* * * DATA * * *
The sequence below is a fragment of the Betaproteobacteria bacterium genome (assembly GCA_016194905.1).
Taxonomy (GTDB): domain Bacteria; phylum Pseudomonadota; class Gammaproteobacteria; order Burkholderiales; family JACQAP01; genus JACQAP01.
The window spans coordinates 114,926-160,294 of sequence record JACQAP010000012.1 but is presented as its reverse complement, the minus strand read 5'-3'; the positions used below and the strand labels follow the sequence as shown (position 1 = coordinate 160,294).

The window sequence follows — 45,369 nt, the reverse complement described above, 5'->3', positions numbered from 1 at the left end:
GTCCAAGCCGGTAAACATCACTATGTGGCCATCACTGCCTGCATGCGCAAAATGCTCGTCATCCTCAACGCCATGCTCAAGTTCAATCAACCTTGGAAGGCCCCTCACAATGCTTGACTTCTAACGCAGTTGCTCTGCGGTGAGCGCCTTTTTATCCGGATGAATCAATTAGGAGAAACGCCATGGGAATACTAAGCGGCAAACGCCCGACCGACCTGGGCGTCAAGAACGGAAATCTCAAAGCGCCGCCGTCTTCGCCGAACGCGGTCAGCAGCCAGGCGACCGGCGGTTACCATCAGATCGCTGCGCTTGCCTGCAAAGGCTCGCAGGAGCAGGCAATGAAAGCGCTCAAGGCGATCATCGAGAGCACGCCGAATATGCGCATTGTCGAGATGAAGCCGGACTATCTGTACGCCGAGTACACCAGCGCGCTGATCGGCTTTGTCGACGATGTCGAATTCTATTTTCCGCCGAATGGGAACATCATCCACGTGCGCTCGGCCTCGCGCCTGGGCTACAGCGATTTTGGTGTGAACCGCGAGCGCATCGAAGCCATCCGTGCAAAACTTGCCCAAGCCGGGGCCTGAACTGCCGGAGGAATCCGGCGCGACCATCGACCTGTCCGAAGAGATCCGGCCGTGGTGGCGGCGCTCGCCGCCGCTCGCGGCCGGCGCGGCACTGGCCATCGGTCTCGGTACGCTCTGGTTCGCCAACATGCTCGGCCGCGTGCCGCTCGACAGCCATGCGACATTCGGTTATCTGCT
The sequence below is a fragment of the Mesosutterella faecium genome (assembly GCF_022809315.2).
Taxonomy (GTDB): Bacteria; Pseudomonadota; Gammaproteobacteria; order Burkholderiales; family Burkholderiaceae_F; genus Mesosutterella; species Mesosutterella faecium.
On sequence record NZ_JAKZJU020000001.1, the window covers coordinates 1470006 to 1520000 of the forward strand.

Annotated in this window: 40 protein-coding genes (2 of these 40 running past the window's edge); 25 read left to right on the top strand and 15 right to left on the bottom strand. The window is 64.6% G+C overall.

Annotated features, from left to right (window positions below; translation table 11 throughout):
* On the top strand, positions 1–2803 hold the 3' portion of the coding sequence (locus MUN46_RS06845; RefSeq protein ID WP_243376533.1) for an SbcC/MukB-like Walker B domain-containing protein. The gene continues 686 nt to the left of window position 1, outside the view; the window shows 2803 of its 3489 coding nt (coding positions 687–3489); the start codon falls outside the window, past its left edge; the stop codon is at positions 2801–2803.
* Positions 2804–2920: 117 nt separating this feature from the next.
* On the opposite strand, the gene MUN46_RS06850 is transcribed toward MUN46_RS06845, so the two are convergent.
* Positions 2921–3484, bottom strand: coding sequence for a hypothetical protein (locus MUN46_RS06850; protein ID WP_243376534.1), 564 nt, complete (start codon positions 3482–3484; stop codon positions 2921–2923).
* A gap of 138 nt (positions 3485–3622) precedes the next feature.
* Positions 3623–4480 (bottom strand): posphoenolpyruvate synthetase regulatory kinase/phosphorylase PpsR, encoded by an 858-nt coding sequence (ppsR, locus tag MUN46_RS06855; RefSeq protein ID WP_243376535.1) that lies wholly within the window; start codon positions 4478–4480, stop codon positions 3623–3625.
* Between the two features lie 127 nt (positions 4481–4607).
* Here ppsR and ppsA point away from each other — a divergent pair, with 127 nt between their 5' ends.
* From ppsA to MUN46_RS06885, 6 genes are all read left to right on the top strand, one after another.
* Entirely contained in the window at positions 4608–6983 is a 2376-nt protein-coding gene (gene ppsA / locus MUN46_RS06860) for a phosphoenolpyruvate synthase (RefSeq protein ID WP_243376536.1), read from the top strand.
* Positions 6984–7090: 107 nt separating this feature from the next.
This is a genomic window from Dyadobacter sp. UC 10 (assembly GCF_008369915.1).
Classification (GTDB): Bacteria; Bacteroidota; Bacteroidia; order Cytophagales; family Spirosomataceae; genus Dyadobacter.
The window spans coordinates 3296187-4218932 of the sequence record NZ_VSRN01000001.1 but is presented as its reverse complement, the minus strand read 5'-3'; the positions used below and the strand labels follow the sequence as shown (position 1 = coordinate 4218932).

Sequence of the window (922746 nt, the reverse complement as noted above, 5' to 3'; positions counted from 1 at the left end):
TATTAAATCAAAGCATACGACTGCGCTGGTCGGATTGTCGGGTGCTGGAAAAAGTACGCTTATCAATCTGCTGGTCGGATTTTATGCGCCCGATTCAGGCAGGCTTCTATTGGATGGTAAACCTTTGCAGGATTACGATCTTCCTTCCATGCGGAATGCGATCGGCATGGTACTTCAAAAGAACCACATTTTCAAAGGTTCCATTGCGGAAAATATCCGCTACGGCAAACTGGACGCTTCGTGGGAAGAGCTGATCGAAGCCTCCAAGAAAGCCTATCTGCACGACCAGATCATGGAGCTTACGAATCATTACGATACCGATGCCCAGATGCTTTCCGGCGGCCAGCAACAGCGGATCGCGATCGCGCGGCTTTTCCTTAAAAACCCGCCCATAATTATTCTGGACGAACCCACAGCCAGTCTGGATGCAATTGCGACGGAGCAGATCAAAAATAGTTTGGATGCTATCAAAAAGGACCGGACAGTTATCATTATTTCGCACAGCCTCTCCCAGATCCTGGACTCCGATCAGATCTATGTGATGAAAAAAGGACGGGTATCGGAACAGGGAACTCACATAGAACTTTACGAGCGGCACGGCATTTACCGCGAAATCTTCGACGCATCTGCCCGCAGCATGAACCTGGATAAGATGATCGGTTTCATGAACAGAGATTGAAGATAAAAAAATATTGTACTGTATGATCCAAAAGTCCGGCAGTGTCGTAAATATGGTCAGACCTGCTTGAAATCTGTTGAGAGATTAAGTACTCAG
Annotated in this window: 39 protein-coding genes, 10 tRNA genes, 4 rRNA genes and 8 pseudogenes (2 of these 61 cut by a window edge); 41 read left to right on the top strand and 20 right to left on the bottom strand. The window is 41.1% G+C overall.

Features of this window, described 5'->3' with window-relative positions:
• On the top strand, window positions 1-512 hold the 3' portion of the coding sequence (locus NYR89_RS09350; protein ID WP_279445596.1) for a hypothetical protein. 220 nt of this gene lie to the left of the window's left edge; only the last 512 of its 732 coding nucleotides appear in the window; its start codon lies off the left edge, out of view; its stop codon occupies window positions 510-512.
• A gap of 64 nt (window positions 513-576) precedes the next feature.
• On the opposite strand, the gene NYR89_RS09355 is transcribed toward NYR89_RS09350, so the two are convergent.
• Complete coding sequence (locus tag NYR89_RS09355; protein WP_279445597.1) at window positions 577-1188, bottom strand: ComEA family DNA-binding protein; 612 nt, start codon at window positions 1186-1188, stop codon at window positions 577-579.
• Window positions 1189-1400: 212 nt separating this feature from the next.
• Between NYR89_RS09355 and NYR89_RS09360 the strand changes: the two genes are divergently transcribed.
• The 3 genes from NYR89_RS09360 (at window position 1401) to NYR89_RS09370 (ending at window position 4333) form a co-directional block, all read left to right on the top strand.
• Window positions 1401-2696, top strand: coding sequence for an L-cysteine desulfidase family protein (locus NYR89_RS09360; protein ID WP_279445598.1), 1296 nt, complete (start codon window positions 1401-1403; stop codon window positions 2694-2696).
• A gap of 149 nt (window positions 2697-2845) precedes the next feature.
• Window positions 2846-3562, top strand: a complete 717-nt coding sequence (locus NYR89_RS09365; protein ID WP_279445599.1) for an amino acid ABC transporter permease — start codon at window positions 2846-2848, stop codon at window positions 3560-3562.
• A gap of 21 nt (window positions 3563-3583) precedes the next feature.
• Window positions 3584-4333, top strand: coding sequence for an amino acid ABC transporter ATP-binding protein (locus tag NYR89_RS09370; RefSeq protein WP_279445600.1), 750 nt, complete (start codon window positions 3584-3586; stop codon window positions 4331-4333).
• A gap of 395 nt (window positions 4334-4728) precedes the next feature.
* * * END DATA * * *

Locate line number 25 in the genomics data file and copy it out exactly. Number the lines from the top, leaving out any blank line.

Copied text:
Sequence of the window (922746 nt, the reverse complement as noted above, 5' to 3'; positions counted from 1 at the left end):